OpenShift supports third party integrations such as monitoring, diagnostic tools, log analysis, deployment and storage and infrastructure services. You can install these integrations on your cluster using the Openshift catalogue or Red Hat Marketplace.



Importantly Docker has built in features that help reduce the attack surface. Some of these features include control groups and kernel namespaces. The software also allows users to operate hardening systems like SELinux and grsecurity as an extra layer of security.


One of Openshift’s security features includes root based access control (RBAC). This feature allows users to determine and manage access to certain parts of processes. Additionally, by enforcing security policies, Openshift restricts root access to running container images.

Infrastructure Support


With Docker, different applications can be stored and packaged as lightweight container images. These images can run on a wide range of environments like Google GKE, Amazon Elastic, Azure Container Instances (ACI) and many more.

One special thing about Docker is the few configurations it takes to get hosted on bare metals. Although the downside to this is that the program can only run on a few custom servers and mainframes.


There is a wide range of deployment environments on Openshift. Moreover, native routes are already configured, which helps direct the public traffic in containers. Some of these include Fedora, CentOS, and Red Hat Enterprise Linux.

However, the downside here is that the deployment possibilities for several businesses are always limited since Openshift doesn’t have the function to host on bare metals.

Setup and Installation


Docker has two options available for the installation process. Firstly, you can download the Docker desktop application on your mac or windows. After installing the application, you can launch it and follow the on screen instructions to set up.

Secondly, you can use Docker hub. This is a service that is based on cloud collaboration where you can share container images with your team. All you have to do is create an account to start.


Installing Openshift is a more complicated process and would need certain distributions to be installed. For instance, to install Openshift 4, you will need to use Red Hat CoreOS or Red Hat Enterprise Linux. For Openshift 3, you will need to use Red Hat Atomic.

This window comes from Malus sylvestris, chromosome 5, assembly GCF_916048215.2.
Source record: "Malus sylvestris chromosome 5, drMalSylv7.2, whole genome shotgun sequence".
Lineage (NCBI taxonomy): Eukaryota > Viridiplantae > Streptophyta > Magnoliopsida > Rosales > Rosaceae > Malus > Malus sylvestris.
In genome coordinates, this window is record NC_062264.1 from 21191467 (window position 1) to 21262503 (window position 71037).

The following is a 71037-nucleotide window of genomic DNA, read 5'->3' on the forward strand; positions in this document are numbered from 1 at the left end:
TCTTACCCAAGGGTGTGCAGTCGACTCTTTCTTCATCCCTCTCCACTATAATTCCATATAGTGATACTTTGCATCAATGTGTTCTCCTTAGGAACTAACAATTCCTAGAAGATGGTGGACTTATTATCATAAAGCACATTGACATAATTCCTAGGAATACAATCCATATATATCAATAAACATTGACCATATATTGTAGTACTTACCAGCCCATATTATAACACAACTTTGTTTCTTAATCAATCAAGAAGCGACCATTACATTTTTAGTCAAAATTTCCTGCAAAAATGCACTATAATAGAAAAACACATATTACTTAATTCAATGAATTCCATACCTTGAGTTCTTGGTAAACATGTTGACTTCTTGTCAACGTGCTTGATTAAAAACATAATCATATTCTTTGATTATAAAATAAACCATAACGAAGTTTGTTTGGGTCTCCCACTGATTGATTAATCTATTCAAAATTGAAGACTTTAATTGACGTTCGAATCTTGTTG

CI/CD (Continuous Integration and Delivery)


When using Docker, the CI/CD function is not available. Therefore, the best thing to do is to use third party tools that specialize in CI to create a pipeline for CI/CD.


The continuous integration and continuous delivery (CI/CD) is an in built function you can find on OpenShift. One thing to note is that it is not a full solution and you will need third party apps to build a pipeline.

Well that is it. We have reached the end of the article Docker vs Openshift – What’s the Difference? (Pros and Cons). How did you find it? 

Docker vs Openshift - What's the Difference ? (Pros and Cons) Conclusion

While Docker and Openshift might seem similar to each other they are quite different. Like we said before, one of the main differences is that Docker is a container engine while Openshift can be a cluster of several container engines.

Both software are also different in other ways like their structure and installation programs. They both have their pros and cons, this is what truly makes them unique and it sets them apart in many ways.

Find out more of our Docker content here

Avatar for Kamso Oguejiofor
Kamso Oguejiofor

Kamso is a mechanical engineer and writer with a strong interest in anything related to technology. He has over 2 years of experience writing on topics like cyber security, network security, and information security. When he’s not studying or writing, he likes to play basketball, work out, and binge watch anime and drama series.